According to Bloomberg, the Trump administration is considering using the International Emergency Economic Powers Act (IEEPA) to block Chinese investments in industries or technologies “deemed important” to the U.S. (This statute has been used primarily to authorize economic sanctions and embargoes administered by the Office of Foreign Assets Control). To utilize IEEPA, the President must first declare that there is a national emergency in response to an “unusual and extraordinary threat, which has its source in whole or substantial part outside the United States, to the national security, foreign policy, or economy of the United States.” If the President were to declare a national emergency aimed at Chinese investment it would mark the first time IEEPA has been used to address unfair trade practices.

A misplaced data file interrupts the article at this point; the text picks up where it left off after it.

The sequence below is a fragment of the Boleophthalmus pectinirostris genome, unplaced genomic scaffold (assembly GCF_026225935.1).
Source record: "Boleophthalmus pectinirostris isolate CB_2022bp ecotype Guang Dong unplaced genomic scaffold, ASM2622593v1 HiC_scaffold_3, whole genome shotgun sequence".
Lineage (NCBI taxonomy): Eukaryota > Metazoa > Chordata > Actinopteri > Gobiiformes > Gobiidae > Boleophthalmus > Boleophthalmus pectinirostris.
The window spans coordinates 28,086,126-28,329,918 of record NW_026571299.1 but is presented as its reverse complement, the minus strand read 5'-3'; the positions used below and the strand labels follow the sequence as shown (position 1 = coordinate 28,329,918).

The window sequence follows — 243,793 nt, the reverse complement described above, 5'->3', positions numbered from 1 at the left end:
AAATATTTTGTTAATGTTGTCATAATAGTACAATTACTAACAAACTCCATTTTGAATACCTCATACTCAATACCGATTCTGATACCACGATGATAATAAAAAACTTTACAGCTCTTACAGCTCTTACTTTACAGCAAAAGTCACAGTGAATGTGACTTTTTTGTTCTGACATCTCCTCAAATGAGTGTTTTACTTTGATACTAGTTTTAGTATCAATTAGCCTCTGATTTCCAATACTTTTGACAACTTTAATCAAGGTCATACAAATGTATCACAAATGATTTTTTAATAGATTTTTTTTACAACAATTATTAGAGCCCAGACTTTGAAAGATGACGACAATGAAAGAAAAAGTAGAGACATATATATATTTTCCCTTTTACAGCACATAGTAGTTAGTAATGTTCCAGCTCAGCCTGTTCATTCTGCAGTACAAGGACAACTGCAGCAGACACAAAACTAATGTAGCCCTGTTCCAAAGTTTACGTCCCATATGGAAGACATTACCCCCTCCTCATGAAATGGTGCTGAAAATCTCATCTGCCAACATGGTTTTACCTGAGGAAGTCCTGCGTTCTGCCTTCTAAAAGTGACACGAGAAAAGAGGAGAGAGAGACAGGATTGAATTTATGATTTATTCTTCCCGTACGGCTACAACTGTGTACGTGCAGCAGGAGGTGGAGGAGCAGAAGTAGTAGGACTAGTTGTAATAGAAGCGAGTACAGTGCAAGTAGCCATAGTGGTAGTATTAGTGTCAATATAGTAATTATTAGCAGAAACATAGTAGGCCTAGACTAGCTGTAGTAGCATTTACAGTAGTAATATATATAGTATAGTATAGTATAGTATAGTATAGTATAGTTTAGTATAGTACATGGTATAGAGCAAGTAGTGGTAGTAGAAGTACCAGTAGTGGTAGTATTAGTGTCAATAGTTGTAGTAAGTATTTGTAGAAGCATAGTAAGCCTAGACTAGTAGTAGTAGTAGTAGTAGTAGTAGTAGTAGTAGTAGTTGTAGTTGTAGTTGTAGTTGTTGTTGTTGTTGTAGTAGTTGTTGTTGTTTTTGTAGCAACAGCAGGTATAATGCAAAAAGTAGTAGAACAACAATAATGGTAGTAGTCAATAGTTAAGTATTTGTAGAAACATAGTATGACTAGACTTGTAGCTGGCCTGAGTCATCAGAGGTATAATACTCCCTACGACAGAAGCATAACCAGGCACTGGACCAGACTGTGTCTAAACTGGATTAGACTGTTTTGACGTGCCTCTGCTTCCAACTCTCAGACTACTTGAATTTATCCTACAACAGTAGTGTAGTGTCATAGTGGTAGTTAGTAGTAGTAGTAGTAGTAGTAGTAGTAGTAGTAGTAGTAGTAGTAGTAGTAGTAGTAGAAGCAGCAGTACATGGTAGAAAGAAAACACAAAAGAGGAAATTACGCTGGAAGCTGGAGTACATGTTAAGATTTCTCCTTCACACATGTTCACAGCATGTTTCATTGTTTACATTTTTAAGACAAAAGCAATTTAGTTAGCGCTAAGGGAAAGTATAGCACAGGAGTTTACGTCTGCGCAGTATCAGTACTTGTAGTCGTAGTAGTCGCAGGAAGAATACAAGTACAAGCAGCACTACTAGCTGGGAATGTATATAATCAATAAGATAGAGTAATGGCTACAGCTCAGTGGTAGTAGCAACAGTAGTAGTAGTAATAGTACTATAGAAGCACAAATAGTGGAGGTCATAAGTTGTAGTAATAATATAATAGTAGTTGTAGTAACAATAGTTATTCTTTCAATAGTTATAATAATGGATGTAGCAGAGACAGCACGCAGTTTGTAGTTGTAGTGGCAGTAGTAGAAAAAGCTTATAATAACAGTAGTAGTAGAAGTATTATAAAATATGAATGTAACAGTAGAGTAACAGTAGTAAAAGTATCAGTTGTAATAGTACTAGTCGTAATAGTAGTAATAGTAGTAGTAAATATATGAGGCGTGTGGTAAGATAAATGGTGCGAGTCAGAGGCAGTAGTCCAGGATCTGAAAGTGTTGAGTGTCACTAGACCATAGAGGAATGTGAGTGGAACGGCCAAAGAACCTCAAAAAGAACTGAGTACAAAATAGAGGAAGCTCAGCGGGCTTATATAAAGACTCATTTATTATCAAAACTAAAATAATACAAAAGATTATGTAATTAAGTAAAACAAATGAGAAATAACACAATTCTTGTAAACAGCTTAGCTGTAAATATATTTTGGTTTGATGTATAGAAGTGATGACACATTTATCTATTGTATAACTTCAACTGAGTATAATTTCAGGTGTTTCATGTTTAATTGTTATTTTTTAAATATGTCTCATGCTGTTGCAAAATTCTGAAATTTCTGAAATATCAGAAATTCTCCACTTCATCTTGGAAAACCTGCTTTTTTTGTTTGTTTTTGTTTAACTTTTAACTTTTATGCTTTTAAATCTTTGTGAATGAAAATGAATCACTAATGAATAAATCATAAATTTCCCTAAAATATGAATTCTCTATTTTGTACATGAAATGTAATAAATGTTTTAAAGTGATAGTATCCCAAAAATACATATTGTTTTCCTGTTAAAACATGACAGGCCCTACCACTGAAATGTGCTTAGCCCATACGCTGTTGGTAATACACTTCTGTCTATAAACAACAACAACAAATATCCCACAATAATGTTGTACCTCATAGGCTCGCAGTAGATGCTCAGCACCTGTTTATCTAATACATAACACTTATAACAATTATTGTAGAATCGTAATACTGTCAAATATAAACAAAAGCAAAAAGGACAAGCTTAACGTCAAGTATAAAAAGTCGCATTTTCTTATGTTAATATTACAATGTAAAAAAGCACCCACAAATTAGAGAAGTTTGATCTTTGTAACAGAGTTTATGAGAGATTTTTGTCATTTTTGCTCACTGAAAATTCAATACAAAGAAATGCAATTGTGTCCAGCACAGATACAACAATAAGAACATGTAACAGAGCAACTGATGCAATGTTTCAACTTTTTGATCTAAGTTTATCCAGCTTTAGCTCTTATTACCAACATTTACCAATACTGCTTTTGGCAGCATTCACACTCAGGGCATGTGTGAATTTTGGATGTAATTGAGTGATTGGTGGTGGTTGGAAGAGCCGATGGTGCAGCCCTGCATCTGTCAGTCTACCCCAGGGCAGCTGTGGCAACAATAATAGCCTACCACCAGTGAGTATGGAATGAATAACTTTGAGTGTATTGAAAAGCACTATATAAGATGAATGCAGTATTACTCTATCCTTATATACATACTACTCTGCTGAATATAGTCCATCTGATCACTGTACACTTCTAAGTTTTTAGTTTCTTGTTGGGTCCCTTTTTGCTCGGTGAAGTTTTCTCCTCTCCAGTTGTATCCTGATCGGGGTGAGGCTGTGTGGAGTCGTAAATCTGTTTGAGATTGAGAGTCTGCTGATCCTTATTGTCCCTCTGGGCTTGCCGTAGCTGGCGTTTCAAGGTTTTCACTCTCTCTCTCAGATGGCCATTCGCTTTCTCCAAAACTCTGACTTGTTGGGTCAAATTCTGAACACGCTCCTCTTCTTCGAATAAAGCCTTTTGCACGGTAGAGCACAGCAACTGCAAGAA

This development is the latest in a series of steps taken by the Trump administration to curtail Chinese investment in the U.S. The recently proposed Foreign Investment Review Modernization Act (“FIRRMA”) would expand the jurisdiction of the Committee on Foreign Investment in the United States (“CFIUS”) to include investments in “critical technology” and “critical infrastructure”, and would also make it easier for regulatory agencies to review investments made by state-owned enterprises. This legislative proposal is largely viewed as focused on regulating Chinese investment. The Trump administration already exercised existing CFIUS-related authority to block the acquisition of Lattice Semiconductor Corp. by Canyon Bridge Capital Partners, a Chinese firm.